In 1708, Queen Anne refused to give Royal Assent to the An Act for settling the Militia of that Part of Great Britain called Scotland on advise of her ministers. The fear was that the militia the law created could end up being disloyal to the crown.
The equal marriage bill had support from the three major parties, though it has largely split the Conservative Party, which is a large part of the ruling Coalition government. Prime Minister David Cameron could be facing a vote of no-confidence over the law and some of his policies.
The debate lasted a whole two hours before the final vote. All that is left is for Queen Elizabeth to give her Royal Assent.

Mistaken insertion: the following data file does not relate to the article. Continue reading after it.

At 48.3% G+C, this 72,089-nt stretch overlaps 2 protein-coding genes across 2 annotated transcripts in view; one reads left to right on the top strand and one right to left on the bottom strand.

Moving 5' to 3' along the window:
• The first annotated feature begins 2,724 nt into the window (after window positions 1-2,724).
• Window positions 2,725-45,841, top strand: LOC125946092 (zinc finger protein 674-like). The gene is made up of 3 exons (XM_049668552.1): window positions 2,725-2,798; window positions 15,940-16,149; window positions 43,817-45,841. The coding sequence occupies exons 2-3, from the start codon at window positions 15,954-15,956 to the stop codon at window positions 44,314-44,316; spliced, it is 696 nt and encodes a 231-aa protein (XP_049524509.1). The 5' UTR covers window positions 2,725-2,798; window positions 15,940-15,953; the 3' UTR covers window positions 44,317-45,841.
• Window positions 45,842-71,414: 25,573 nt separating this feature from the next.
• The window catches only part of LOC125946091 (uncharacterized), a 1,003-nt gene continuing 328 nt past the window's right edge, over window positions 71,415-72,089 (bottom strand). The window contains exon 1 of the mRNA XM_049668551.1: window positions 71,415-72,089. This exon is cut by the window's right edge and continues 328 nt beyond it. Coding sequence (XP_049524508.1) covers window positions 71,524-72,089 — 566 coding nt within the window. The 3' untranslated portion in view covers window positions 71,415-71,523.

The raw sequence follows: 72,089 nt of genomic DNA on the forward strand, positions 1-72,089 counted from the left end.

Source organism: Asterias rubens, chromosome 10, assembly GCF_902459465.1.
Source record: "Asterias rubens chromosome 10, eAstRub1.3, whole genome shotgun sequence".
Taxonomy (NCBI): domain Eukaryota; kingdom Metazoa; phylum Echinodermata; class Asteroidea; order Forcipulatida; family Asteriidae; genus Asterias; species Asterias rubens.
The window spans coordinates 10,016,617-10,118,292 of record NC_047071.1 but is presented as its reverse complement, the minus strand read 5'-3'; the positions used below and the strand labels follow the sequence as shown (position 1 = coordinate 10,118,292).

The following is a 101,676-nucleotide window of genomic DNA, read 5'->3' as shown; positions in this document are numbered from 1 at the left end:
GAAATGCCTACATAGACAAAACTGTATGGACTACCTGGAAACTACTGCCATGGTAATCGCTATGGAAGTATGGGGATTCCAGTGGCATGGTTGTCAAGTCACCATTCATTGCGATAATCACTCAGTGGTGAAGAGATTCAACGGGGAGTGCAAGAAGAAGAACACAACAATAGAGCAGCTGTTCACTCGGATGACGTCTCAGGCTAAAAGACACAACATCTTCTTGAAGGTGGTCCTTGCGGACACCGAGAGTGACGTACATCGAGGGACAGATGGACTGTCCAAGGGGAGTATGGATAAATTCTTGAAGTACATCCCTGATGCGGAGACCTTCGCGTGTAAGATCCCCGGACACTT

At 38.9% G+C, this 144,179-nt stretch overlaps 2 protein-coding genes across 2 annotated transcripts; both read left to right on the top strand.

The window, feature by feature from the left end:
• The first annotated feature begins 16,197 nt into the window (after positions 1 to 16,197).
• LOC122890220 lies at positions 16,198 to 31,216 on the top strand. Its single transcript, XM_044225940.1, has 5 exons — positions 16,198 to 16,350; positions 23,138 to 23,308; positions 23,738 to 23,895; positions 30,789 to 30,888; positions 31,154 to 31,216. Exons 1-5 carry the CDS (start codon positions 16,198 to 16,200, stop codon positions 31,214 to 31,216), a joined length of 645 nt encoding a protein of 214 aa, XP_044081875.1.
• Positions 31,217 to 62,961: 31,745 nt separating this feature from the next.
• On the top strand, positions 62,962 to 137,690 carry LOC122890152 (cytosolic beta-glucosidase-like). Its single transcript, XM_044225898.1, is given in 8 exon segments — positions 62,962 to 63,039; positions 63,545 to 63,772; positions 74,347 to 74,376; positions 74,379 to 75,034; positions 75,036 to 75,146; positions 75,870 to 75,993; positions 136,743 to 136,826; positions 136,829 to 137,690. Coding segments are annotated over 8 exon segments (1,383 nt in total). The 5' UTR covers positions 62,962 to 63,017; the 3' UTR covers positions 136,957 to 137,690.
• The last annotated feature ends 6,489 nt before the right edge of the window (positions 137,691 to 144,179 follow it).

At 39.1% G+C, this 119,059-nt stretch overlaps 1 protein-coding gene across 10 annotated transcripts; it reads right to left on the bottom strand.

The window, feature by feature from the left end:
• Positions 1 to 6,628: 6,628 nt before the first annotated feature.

Culture Secretary Maria Miller noted that traditionalists should not feel that their concept of marriage was being destroyed, and said that “The title of this bill might be ‘Marriage’, but its fabric is about freedom and respect. Freedom to marry regardless of sexuality or gender, but also freedom to believe that marriage should be of one man and one woman, and not be marginalised.”
Same-sex couples will still be able to obtain civil partnerships up until the bill becomes law in a year. The bill includes a number of different provisions calling for studies into extending civil partnerships to opposite-sex couples among other groups.
Queen Elizabeth is expecting a great-grandchild within the next week, roughly.